20Q is a computerized game of twenty questions that began as a test in artificial intelligence (AI). It was invented by Robin Burgener in 1988. The game was made handheld by Radica in 2003, but was discontinued in 2011 because Techno Source took the license for 20Q handheld devices.
A red 20Q by Radica
iOS iPad App
|Company||Radica (2003 - 2011)|
Techno Source (2011-2015)
Uncle Milton Industries (2015–2017)
Irwin Toys (2017-present)
The game 20Q is based on the spoken parlor game known as twenty questions, and is both a website and a handheld device. 20Q asks the player to think of something and will then try to guess what they are thinking of with twenty yes-or-no questions. If it fails to guess in 20 questions, it will ask an additional 5 questions. If it fails to guess even with 25 (or 30) questions, the player is declared the winner. Sometimes the first guess of the object can be asked at question 14.
Principle and historyEdit
The principle is that the player thinks of something and the 20Q artificial intelligence asks a series of questions before guessing what the player is thinking. This artificial intelligence learns on its own with the information relayed back to the players who interact with it, and is not programmed. The player can answer these questions with: Yes, No, Unknown, and Sometimes. The experiment is based on the classic word game of Twenty Questions, and on the computer game "Animals," popular in the early 1970s, which used a somewhat simpler method to guess an animal.
The 20Q AI uses an artificial neural network to pick the questions and to guess. After the player has answered the twenty questions posed (sometimes fewer), 20Q makes a guess. If it is incorrect, it asks more questions, then guesses again. It makes guesses based on what it has learned; it is not programmed with information or what the inventor thinks. Answers to any question are based on players’ interpretations of the questions asked. Newer editions were made for different categories, such as music 20Q which has the player think of a song, and Harry Potter 20Q, which has the player think of something from the world of the Harry Potter series.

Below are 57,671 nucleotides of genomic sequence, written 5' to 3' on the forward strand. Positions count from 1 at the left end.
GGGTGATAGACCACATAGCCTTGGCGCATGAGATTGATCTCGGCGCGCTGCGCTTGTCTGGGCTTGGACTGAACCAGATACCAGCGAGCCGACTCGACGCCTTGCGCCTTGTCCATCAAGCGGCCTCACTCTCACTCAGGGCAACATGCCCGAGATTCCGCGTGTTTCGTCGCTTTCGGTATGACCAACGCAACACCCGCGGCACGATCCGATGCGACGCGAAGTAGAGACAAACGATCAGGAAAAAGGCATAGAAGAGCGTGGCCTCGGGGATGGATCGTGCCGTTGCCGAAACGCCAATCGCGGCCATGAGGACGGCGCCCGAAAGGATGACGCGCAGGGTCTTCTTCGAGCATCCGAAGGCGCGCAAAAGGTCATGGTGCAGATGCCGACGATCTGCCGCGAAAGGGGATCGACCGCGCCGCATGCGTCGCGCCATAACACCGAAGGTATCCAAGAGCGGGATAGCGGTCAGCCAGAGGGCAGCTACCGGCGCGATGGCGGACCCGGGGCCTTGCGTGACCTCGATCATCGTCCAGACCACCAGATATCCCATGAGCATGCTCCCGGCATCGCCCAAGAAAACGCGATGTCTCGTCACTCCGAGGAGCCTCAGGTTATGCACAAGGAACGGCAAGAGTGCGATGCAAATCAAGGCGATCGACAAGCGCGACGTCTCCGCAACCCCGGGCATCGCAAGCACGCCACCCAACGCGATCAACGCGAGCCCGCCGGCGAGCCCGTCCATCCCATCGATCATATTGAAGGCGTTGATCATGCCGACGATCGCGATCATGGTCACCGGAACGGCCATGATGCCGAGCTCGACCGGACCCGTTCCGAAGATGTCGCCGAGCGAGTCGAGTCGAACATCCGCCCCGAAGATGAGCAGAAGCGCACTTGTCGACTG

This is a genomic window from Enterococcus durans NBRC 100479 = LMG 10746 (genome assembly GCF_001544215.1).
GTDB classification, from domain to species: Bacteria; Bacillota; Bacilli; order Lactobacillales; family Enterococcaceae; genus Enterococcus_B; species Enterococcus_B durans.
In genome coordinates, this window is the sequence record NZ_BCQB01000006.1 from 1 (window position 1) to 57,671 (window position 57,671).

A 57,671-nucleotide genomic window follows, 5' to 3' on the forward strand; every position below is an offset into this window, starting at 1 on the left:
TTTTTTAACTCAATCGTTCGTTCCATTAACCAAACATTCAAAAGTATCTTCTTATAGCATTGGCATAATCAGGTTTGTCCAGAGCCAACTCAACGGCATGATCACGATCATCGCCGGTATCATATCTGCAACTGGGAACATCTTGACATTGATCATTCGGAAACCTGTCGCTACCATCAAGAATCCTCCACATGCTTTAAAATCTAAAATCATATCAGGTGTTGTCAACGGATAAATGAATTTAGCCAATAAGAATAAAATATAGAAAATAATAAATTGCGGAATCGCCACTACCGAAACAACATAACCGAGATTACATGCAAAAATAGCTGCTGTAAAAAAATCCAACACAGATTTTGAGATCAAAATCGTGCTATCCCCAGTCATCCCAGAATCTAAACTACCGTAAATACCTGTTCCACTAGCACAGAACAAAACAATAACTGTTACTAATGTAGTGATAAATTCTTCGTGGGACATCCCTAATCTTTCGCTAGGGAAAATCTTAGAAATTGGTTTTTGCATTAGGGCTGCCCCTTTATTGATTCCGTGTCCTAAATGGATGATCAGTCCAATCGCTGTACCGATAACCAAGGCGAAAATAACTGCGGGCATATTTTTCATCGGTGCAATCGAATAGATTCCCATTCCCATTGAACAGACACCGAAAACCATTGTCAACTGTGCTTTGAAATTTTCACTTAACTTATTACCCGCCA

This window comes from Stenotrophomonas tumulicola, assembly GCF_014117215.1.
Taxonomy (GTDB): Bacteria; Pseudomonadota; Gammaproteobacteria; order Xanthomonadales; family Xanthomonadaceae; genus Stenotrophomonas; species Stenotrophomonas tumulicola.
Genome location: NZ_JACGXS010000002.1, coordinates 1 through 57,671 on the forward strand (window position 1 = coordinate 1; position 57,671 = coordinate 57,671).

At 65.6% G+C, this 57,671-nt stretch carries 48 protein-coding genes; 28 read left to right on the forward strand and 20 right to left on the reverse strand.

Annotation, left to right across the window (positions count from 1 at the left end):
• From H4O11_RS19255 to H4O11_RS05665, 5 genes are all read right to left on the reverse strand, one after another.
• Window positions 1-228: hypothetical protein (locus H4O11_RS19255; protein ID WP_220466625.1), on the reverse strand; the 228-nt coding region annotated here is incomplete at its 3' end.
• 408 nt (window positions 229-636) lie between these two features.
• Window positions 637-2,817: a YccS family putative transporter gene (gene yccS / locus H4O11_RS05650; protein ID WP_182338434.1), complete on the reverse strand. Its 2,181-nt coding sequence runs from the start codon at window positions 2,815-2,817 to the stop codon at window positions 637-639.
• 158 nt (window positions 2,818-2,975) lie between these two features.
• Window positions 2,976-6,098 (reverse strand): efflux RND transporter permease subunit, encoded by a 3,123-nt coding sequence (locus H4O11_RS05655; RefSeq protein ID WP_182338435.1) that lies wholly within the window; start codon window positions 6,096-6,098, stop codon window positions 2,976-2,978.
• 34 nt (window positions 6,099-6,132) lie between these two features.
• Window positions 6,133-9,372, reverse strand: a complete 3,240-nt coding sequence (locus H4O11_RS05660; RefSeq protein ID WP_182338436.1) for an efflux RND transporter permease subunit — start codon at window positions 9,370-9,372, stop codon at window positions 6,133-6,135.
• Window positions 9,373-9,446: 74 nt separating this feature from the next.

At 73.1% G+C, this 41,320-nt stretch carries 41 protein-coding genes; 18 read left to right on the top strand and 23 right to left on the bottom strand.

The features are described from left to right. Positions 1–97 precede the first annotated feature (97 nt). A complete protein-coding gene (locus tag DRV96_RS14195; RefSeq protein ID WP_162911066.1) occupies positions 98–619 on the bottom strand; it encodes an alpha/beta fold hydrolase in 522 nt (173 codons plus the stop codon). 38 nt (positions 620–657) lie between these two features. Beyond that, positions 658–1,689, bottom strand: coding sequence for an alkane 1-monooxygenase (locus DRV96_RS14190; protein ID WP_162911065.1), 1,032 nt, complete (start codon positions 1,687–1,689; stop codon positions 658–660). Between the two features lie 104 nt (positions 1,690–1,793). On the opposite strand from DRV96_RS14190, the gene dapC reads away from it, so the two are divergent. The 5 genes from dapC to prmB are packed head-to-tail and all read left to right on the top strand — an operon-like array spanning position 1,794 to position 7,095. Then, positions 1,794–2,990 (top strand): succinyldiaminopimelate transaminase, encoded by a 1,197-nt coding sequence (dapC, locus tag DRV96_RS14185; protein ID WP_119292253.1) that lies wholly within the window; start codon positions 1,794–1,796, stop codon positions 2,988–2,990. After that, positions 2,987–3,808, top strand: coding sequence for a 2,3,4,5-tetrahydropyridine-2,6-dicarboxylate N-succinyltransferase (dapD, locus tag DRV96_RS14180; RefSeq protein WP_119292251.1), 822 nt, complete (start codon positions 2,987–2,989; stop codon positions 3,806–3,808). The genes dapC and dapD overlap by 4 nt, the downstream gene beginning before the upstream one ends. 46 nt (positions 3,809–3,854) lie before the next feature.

The 20Q AI can draw its own conclusions on how to interpret the information. It can be described as more of a folk taxonomy than a taxonomy. Its knowledge develops with every game played. In this regard, the online version of the 20Q AI can be inaccurate because it gathers its answers from what people think rather than from what people know. Limitations of taxonomy are often overcome by the AI itself because it can learn and adapt. For example, if the player was thinking of a "Horse" and answered "No" to the question "Is it an animal?," the AI will, nevertheless, guess correctly, despite being told that a horse is not an animal.
Patent applications in the US and Europe were submitted in 2005.
In August 2014, 20Q.net Inc., with Brashworks Studios, developed and released an iOS iPad version available at the Apple iTunes store.
The built Artificial Neural Network is not resource intensive either to store or to compute, thus it could be embedded in small, less powerful devices. Currently, there is a handheld version of the AI. The device contains a small portion of the original 20Q website knowledge base; unlike the online versions of the game, the handheld version does not have the ability to learn.
The 20Q artificial intelligence is different from less flexible, and extremely large, expert systems. Its modularity, adaptability, and scalability means that it can be applied to other, more complex devices, for more complex uses.
- Burgener, Robin. "Engineering Colloqium: 20Q The Neural Network Mind Reader". Goddard Space Flight Center. Archived from the original on 2013-02-16.
- "Official 20Q Website". Archived from the original on 2005-11-30. Retrieved 2005-02-27.
- with information from: LiCalzi O'Connell, Pamela. "Vegetables And Minerals On The Radar" The New York Times. March 27, 2003; Burgener, Robin, computer architect, inventor.
- Official 20Q Q&A
- US application 102,105  and EP 1710735